Bullingham, John (DNB00)
|←Buller, George||Dictionary of National Biography, 1885-1900, Volume 07
BULLINGHAM, JOHN (d. 1598), bishop of Gloucester, was a native of Gloucestershire. He was elected a probationer fellow of Magdalen College, Oxford, July 1550, being then B.A. He was slow in embracing the tenets of the reformers. His adherence to the doctrines of the unreformed church and his distrust at the innovations introduced by the influence of the foreign reformers in the latter part of Edward VI's reign drove him as 'a voluntary exile' to France, where, in his own later words, a 'friendless and moniless' fugitive 'for the wicked pope's sake,' he took refuge at Rouen, in which city he remained some time. On the accession of Queen Mary he returned to England, and was restored to his place. He took his degree of M.A. 1 June 1554. A letter relating to his friend Julius Palmer is printed in Foxe's 'Acts and Monuments' (iii. 616); Palmer had also been an exile for his religion, and was converted to protestantism by a perusal of Calvin's 'Institutes.' Palmer paid the penalty of his change of faith, being burnt alive at Newbury 16 July 1556, while his former associate basked in favour as domestic chaplain to Bishop Gardiner of Winchester, and rector of Boxwell and of Withington in his native county of Gloucester. The accession of Elizabeth temporarily clouded his fortunes. He at first maintained his old faith, and was, in Foxe's words, 'quite and clean despatched from all his livings for his obstinacy.' His 'obstinacy,' however, could not have been of very long duration, for we find him appointed by Grindal to the prebendal stall of Wenlocks-barn in St. Paul's Cathedral, 1 Aug. 1565, and admitted to the degree of B.D. at Oxford under the new protestant regime, 'after twelve years' studying,' 8 July 1566 (Wood, Athenae, ii. 842; Boase, Reg. of Univ. of Oxford, p. 225). The next year, 27 Dec. 1567, he was appointed archdeacon of Huntingdon, in room of Dr. Beaumont, master of Trinity, by his namesake, probably his kinsman, Nicholas Bullingham [q. v.], bishop of Lincoln. He held the post till 1576 (Le Neve, Fasti, ii. 53). Dignities rapidly succeeded one another for the new convert, and he 'became well beneficed' (Wood). He was created D.D. by his university 12 July 1568, and received from Bishop Bullingham the stall of Louth in Lincoln Cathedral 10 Sept. of the same year, and still retaining his other preferments was installed canon of Worcester 13 Oct. 1570 (Strype, Parker, ii. 48). He was incorporated D.D. of Cambridge 7 July 1575. When Grindal in 1576 held a visitation of his province by commission, Bullingham was one of those appointed to visit the diocese of Hereford (Strype, Grin- dal, p. 316, bk. ii. ch. 7). He was raised to the episcopate in 1581, being consecrated in 3 Sept. of that year at Croydon to the see of Gloucester (Strype, Grindal, p. 397, bk. ii. ch. 12). He was allowed to hold the recently created bishopric of Bristol in commendam as well as the prebend of Norton in Hereford Cathedral, to which he was installed 16 Jan. 1582. He held the see of Bristol till the appointment of Fletcher, at whose consecration he assisted, 14 Dec. 1589 (Strype, Whitgift, i.617, bk.iv. ch. 1). The rectory of Kilmington, in the county of Somerset, was given him in compensation for the loss of the second bishopric and his Hereford stall. He served as commissioner for the confirmation of Whitgift's election as archbishop, 27 Aug. 1583 (Strype, Whitgift, bk. ii. ch. 2), and in 1584 was commissioned by the new primate to visit his own diocese of Gloucester metropolitically (ib. bk. iii. ch. 12, i. 410). When the see of Oxford fell vacant in 1592, Aylmer, then bishop of London, at his request unsuccessfully endeavoured to obtain it for Bullingham, pleading that 'it was very fit for him from the nearness of the place and to make some addition to his poor portion' (Strype, Aylmer, p. 110). Bullingham died at Kensington 20 May 1598, and was, according to some authorities, buried in his own cathedral.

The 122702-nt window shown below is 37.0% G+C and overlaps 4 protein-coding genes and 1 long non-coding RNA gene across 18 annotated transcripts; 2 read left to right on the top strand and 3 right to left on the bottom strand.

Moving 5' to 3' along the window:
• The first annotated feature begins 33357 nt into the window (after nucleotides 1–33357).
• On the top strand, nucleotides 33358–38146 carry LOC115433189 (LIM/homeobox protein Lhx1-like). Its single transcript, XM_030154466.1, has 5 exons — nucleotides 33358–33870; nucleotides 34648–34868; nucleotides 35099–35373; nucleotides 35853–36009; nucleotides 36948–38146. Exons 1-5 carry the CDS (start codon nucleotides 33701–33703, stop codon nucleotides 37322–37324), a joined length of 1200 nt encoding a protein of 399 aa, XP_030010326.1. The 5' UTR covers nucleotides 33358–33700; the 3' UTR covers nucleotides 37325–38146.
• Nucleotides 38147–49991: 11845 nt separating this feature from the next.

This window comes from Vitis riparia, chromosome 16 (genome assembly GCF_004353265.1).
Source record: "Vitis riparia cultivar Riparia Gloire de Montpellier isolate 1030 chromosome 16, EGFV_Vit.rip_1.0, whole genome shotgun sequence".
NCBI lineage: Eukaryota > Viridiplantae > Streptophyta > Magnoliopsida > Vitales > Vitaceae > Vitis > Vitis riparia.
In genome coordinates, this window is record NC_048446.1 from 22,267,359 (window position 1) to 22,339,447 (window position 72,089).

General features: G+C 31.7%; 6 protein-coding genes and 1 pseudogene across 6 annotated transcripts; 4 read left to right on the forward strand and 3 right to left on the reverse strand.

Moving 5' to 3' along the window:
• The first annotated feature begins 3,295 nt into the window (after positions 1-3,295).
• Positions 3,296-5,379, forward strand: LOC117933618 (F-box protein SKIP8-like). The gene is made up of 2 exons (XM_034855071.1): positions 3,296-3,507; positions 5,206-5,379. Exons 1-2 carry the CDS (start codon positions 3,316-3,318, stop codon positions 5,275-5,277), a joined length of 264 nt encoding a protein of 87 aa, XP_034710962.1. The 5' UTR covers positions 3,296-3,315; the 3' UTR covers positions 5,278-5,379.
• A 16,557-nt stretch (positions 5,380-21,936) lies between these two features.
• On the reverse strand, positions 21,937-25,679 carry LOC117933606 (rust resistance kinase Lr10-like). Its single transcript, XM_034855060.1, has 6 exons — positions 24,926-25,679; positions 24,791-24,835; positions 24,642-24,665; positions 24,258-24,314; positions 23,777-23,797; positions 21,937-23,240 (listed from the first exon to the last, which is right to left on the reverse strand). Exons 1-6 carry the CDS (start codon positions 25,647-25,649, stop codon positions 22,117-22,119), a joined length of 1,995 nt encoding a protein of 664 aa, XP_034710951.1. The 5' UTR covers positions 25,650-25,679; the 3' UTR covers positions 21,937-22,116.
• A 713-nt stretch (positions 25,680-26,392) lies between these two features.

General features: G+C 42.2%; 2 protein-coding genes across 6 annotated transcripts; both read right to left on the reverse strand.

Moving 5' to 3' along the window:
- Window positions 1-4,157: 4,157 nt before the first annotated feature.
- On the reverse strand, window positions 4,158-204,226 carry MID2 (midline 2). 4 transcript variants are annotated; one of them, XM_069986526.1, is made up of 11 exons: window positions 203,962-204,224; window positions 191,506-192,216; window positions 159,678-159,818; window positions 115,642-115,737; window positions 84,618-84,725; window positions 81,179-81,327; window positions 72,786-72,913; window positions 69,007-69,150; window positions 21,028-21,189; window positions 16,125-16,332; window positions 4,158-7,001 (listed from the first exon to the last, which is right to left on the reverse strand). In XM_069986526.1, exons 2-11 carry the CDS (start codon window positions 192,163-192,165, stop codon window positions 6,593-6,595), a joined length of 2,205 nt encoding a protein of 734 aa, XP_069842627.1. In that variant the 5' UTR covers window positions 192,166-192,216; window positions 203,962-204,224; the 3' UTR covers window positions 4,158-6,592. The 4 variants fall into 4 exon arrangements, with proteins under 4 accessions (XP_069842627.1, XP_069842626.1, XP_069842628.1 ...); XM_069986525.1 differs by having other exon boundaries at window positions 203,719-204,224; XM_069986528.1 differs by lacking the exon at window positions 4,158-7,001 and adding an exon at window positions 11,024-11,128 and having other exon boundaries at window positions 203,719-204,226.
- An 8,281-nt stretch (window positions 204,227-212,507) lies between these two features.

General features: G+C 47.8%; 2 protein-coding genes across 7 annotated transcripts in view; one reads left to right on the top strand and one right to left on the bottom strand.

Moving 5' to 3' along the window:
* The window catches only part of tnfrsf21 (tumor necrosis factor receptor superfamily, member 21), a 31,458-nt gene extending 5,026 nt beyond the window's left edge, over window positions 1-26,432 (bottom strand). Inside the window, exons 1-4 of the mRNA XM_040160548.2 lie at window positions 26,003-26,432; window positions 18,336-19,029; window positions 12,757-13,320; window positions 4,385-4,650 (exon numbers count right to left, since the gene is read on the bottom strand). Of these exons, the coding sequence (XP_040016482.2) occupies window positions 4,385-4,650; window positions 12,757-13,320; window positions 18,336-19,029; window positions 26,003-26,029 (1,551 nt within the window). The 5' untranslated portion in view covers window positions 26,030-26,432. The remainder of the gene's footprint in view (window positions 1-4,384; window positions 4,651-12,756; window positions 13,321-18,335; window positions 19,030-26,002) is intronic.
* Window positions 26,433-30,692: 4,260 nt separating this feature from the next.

Bullingham does not appear to have been conspicuous either for learning or refinement. On this ground as well as for his tardy conversion to the protestant faith he became the object of the scurrilous attacks of 'Martin Mar-Prelate.' Among other choice epithets lavished upon him by that foul-mouthed satirist we find him termed 'a mass-monger,' an 'old papist priest,' one whom 'beef and brewis' had made a papist, and an 'old steal-counter mass-priest' (Epistle to the Terrible Priests, pp, 41, 60, 63; Hay, any work for a Cooper, pp, 10, 34, Petheram's edition). This low estimate of Bullingham's learning and ability is fully borne out by a letter from Archbishop Parker to Sir W. Cecil, 2 Feb, 1571, in which he describes him as 'an honest true-meaning man,' whom, 'on the credit of others much commending him,' he had once appointed to preach before the queen, but he would never do so again since he 'had perceived in him neither "pronunciationem aulicam" nor "ingenium aulicum," not meet for the court' (Strype, Parker, ii. 400, bk. iv. ch. 1; Parker Correspondence, pp, 318, 378).
The only works attributed to Bullingham are 'a translation of John Venerus's oration in defence of the Sacrament of the Aultare,' 1554, 8vo, and the letter above referred to, containing an account of Julius Palmer the martyr, printed in Foxe's 'Acts and Monuments,' iii. 616, ed. 1784.[Godwin, De Praesul. ii. 133; Wood's Athenae. ii. 842; Boase's Register of Univ. of Oxford, p. 325; Le Neve's Fasti, ll. cc.; Strype's Parker, ll. cc.; Aylmer. 110; Martin Mar-Prelate, ll. cc.; Foxe's Acts and Monuments. iii. 616, ed. 1784; Rymer's Foedera, xv. 27, 540.]